Self-Evident Truth

     As this fractious election season draws to a close it may be a good thing to think about the ideas that were the foundation of this country. We know that the convention in Philadelphia voted for independence on July 2, 1776. John Adams always thought that should be “Independence Day.” But the Second Continental Congress took action on that July 4th in what they called “The unanimous Declaration of the thirteen united States of America.” That document was crafted primarily by Thomas Jefferson with help from Benjamin Franklin, John Adams and others. Jefferson’s “Declaration of Independence” has served us well these many years.

     One of the most stirring lines in it begins the second paragraph: “We hold these truths to be self-evident, that all men are created equal, that they are endowed by their Creator with certain unalienable Rights, that among these are Life, Liberty, and the pursuit of Happiness.” Scholars of the document have parsed the sources of Jefferson’s prose tracing it back to the great political philosophies of western civilization. Jefferson himself said that he simply wrote what people were thinking. The ideas of the Declaration were definitely in the air of the time.

     The expression “self-evident” has been attributed to Franklin but none of us were there as the document was being edited. We do know what “self-evident” means: the truths enumerated in the Declaration were obvious to all the men involved with the process. They made sense and they were undeniable.

     I am certain that the people reading this essay recognize the importance of the ideas that resulted in the founding and preservation of the United States of America. I am also certain that we realize that there is an even more important set of ideas in existence: the Gospel of Christ. The principles revealed in the Gospel of Christ inspired that Declaration. Of greater significance is the truth that those Gospel principles have worked, do work and will work to free men from the bondage of sin (Romans 1:16, John 8:32).

     Let’s think about Jefferson’s great triumvirate of unalienable rights but in a spiritual sense. We know that, in the end, that “spiritual sense” will be the only one that matters. The Declaration speaks of “Life.” Those men in Philadelphia had embraced a view of life informed by the Biblical principle that God is the source of life. Some of those men were closer to the Biblical view than others. But the messages of the physical world and the Bible coincide: God is the Source of life. Jesus said, “I am come that they might have life and have it more abundantly” (John 10:10). He Himself is the “way, the truth, and the life.” In the Bible “life” includes living and breathing but it is so much more. As Paul said, “I have been crucified with Christ; it is no longer I who live, but Christ lives in me; and the life that I now live in the flesh I live by faith in the Son of God, who loved me and gave Himself for me” (Galatians 2:20). We have real life in Christ (Romans 6:8).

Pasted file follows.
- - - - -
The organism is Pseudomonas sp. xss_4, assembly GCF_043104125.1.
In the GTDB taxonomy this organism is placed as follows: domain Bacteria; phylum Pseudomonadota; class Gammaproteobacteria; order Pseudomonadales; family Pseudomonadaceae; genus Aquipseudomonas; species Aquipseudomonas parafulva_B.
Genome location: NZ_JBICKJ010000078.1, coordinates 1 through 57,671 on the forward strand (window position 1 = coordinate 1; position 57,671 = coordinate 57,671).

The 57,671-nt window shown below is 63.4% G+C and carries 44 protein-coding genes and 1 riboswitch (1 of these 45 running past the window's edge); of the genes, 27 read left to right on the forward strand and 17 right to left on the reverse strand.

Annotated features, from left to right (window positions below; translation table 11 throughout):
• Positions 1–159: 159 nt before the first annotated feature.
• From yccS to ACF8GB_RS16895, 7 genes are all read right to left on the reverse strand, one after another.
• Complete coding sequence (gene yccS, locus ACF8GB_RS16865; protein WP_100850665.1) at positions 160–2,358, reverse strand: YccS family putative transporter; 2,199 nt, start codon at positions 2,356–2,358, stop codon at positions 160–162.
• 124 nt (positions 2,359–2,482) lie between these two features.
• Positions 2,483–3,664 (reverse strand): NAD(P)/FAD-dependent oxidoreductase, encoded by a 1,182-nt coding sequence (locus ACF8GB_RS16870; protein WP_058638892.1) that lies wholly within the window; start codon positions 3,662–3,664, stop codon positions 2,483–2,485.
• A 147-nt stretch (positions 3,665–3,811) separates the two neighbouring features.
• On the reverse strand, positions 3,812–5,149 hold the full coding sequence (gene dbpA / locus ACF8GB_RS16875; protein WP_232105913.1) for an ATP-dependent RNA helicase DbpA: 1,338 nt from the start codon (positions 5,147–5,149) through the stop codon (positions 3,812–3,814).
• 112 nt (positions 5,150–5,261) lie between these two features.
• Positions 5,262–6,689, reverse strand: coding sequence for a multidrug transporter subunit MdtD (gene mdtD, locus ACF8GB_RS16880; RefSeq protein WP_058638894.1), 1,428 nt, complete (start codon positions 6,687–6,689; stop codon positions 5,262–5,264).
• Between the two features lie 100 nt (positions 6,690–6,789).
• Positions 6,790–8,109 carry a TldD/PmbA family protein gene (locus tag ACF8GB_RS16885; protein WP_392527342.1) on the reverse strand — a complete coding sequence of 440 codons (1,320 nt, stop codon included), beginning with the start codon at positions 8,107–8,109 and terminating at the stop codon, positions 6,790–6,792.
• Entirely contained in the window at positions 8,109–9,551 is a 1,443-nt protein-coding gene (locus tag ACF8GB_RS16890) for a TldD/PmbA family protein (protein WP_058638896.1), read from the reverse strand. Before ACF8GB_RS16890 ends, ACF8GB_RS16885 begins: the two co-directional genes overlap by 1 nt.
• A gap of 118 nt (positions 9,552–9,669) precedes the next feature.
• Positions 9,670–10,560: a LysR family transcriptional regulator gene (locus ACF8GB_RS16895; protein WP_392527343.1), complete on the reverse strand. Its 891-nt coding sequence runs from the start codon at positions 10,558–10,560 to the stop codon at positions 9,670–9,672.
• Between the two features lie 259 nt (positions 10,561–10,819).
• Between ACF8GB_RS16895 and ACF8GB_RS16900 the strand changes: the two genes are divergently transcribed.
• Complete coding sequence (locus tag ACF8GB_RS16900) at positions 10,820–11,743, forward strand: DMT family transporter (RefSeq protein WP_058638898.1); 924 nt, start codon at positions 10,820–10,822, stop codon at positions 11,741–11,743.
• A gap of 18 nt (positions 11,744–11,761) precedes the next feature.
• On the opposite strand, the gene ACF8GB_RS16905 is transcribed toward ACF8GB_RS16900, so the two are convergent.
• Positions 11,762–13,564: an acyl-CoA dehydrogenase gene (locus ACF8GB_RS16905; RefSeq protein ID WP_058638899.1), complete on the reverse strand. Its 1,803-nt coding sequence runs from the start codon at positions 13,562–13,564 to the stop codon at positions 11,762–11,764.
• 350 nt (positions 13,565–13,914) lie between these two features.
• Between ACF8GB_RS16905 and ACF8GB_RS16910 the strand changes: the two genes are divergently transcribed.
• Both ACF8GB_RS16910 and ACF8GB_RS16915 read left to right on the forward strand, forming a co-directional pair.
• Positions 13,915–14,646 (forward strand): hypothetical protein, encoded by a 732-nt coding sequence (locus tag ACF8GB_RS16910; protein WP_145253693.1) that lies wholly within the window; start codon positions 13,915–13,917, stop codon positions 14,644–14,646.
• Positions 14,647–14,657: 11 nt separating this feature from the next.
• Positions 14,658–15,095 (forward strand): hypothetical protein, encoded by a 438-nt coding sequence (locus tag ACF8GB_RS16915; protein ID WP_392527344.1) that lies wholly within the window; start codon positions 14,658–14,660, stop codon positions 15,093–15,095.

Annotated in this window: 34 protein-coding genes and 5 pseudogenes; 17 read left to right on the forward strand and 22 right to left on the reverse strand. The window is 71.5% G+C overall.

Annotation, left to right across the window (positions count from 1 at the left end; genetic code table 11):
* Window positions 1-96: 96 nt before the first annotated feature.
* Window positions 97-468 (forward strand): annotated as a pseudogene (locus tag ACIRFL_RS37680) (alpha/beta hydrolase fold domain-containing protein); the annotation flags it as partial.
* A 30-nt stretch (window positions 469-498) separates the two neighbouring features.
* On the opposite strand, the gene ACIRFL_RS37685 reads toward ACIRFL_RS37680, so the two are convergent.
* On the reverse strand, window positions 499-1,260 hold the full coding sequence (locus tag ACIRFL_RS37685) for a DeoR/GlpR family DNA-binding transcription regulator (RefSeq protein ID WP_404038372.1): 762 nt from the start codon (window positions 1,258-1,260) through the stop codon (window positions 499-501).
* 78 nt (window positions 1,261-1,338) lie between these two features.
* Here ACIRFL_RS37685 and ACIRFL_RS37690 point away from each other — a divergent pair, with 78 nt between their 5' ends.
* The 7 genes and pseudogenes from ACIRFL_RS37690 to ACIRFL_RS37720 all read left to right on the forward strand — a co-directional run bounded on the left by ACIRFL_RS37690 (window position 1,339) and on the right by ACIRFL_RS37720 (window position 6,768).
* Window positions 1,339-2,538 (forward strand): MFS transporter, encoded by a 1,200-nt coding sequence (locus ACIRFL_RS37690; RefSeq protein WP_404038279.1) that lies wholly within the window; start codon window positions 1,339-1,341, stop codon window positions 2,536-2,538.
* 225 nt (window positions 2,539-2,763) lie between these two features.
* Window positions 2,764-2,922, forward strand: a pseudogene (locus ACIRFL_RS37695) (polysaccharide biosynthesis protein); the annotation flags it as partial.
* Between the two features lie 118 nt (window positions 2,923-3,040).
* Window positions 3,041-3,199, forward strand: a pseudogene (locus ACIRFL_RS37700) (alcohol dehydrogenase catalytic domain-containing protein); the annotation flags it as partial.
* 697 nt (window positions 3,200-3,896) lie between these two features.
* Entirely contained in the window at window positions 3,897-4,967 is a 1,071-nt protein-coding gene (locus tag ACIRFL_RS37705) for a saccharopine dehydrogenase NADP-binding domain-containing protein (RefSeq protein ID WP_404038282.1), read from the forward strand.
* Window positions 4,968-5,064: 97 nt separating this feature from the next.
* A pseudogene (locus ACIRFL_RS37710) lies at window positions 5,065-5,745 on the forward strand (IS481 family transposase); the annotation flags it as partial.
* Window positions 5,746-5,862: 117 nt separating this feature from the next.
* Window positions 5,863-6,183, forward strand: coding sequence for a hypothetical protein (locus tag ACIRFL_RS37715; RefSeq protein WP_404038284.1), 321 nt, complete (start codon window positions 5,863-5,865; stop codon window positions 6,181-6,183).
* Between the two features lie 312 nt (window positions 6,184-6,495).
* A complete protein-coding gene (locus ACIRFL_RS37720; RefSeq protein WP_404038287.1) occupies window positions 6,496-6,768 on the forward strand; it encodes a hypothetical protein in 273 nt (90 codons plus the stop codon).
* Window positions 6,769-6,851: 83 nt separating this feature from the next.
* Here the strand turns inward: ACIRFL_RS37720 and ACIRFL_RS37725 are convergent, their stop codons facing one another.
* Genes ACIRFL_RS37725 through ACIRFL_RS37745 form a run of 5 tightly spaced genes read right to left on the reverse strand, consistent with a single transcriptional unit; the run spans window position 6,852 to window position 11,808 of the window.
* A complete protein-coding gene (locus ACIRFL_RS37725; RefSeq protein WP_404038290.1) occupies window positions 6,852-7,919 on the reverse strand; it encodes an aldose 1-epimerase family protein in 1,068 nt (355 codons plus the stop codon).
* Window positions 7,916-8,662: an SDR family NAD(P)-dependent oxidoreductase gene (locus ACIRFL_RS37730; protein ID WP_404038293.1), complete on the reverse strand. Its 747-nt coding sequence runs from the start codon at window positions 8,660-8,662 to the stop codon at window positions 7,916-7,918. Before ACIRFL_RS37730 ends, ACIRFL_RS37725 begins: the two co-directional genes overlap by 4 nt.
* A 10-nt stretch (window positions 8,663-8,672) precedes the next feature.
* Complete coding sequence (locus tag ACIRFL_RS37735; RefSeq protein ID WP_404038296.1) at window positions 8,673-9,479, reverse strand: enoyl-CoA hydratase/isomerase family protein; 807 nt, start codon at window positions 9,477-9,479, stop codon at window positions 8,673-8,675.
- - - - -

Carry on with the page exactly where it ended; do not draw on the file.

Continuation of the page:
We value our liberty. We are blessed to live within a system that allows for the expression of personal freedom. The Gospel of Christ is our “Declaration of Independence” from sin. Again, from Paul: “…knowing that our old man was crucified with Him, that the body of sin might be done away with, that we should no longer be slaves of sin. For he who has died has been freed from sin” (Romans 6:6-7). Governments come and go. The one freedom we will always need is freedom from sin. Jesus Christ has provided that freedom for us with His death, burial and resurrection (1 Corinthians 15:1-4, 1 Peter 1:18-19).

     Jefferson used the expression, “Pursuit of happiness.” Those words may well have been inspired by John Locke who wrote than people should be free to obtain whatever material rewards their talents and abilities might provide. As Christians we are also interested in happiness of that kind but more so of the spiritual type: the assurance of faith and contentment in Christ. Our happiness is to be centered firmly in our faith (Philippians 4:10-13). So is our life and so is our liberty.